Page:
The Jack Graney Award
Presented annually by the Canadian Baseball Hall of Fame to a representative of the media who has made a significant contribution to the game of baseball in Canada through their life’s work, or for a singular outstanding achievement.
Jack Graney’s Career
Jack Graney’s road to the big leagues began in St. Thomas, Ontario, where he was born and recommended to the Chicago Cubs by fellow Canadian Baseball Hall of Famer, Bob Emslie.
After a season in the Cubs organization, Graney was sold to Cleveland, where he would evolve into a steady, dependable outfielder.
First Batter to Face Babe Ruth
His big league resume boasts a number of firsts. When Graney walked to the plate in a game against the Red Sox on July 11, 1914, he became the first batter to face Babe Ruth.
Almost two years later, on June 26, 1916, he would be the first major leaguer to bat wearing a number on his uniform.
World Series Winner
A scrappy leadoff hitter, Graney would lead the American League in walks twice (1917 and 1919) and in doubles once (1916). The speedy Canuck also finished in the top 10 in triples in 1913 and 1916, with 12 and 14 three-baggers respectively. He was also a member of the World Series-winning Indians squad in 1920.
Transition to Broadcasting
Following his playing career, Graney became the first ex-player to make the transition to the broadcast booth, performing radio play-by-play for the Indians from 1932 to 1953.
Nominate a Media Representative
If you feel someone is worthy of winning the Jack Graney award please submit your nomination in email to the Hall of Fame’s office by November 1 of each year. Winner is announced late November.
Born in 1950 in Montreal, Milo was a standout outfielder for the Laval-Ahuntsic of the Montreal Junior Baseball League during his teens and was a member of the Quebec teams that won the Canadian Junior Championships in 1970 and 1971.
He was also the only player from Quebec to suit up for Canada in the 1975 Intercontinental Cup which was held in Moncton, N.B. and Montreal. During that tournament, Milo batted against U.S. pitcher Scott Sanderson, a right-hander he’d later cover on the Expos beat. Canada lost in the bronze medal game to Nicaragua in that tournament.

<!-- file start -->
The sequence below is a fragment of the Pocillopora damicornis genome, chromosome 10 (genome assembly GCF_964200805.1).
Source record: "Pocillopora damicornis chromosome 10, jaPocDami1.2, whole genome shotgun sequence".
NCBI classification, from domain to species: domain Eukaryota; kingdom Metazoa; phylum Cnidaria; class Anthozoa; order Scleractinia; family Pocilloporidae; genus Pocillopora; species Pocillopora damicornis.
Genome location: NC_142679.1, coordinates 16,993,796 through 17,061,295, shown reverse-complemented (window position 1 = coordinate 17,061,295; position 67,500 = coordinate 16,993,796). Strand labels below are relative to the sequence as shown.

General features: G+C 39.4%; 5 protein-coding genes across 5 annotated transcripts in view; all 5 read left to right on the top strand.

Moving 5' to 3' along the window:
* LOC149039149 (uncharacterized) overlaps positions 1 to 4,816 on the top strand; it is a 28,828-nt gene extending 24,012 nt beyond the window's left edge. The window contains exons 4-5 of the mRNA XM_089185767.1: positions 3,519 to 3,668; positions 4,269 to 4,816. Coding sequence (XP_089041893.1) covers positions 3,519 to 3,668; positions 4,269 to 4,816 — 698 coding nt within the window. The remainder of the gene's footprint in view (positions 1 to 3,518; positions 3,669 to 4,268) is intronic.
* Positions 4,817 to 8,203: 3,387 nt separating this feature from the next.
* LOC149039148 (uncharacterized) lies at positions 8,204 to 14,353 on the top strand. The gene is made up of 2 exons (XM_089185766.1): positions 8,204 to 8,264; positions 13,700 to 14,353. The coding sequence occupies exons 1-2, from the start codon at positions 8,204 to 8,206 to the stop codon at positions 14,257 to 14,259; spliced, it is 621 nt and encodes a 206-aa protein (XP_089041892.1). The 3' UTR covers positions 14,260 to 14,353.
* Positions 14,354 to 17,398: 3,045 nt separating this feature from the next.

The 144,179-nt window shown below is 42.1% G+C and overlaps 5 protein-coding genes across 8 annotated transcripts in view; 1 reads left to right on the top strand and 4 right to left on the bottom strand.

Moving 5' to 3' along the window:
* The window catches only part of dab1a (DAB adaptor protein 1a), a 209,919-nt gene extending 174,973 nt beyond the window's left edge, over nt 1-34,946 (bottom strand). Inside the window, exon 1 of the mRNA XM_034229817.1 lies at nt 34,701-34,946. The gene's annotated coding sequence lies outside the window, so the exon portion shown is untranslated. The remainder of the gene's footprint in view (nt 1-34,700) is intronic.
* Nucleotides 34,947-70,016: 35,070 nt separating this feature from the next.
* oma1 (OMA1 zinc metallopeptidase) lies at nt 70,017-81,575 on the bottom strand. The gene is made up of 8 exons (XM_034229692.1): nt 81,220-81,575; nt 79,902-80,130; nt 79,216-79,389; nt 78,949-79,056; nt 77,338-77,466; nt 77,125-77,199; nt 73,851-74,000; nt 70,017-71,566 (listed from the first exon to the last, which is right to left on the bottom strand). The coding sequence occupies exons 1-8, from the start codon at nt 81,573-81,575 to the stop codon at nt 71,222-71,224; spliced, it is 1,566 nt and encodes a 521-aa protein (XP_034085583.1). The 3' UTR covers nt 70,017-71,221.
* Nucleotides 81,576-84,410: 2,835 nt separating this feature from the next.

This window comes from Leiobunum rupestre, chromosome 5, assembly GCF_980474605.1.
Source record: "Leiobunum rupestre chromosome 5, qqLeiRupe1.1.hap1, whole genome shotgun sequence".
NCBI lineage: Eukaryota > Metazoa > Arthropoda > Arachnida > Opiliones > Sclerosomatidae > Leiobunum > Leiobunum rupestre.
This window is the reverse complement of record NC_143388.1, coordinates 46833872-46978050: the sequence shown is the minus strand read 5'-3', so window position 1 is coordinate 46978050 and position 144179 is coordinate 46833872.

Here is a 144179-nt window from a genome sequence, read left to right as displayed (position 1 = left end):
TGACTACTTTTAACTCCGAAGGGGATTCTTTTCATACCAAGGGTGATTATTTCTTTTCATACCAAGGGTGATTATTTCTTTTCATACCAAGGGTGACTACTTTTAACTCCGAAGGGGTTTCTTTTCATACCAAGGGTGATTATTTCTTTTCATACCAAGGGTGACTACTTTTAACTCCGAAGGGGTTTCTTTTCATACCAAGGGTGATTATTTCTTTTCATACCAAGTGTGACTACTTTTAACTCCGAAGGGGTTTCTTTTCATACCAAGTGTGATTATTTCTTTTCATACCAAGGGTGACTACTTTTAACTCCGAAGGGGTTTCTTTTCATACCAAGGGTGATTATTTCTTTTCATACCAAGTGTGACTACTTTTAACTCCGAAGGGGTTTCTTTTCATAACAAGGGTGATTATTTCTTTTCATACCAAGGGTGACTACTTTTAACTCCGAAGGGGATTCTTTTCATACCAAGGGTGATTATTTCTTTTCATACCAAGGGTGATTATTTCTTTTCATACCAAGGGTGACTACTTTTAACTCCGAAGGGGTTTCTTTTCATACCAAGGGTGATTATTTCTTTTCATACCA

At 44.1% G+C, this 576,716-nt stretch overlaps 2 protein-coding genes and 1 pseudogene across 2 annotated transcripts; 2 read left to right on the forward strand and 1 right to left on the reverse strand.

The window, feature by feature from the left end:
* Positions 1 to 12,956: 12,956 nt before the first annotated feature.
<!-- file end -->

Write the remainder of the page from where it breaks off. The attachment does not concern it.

Following his playing career, Milo started a sportswriting career, working for weeklies, Le Petit Journal and Le Patrie, before moving on to Le Devoir in 1978. He started covering the Expos in 1977 and was present on October 3, 1981 when the Expos clinched their first and only postseason berth with a 5-4 win over the New York Mets at Shea Stadium.
In 1985, Milo joined the French service of the Canadian Press where he would cover the Expos until the club moved to Washington after 2004 campaign.
During his tenure on the Expos’ beat, he reported on the club’s highs and lows and was one of a select group of writers to be present for two perfect games. He witnessed Expos right-hander Dennis Martinez throw one against the Los Angeles Dodgers on July 28, 1991 and then watched New York Yankees right-hander David Cone toss one against the Expos on July 18, 1999.
After the Expos left town, Milo continued to be a prominent sportswriter, covering hockey, soccer and the CFL in his home province. He retired from the Canadian Press in 2008 but later contributed to NHL.com in 2011 when they launched a French version of their site.
Milo was inducted in the Quebec Baseball Hall of Fame in 2007.
“I was speechless when I received the call. It is such a great honour,” said Milo of being the recipient of the 2022 Jack Graney Award. “I was fortunate to cover two perfect games and now, this award! I fell in love with the game when I was young and ever since, it has been fun and rewarding.”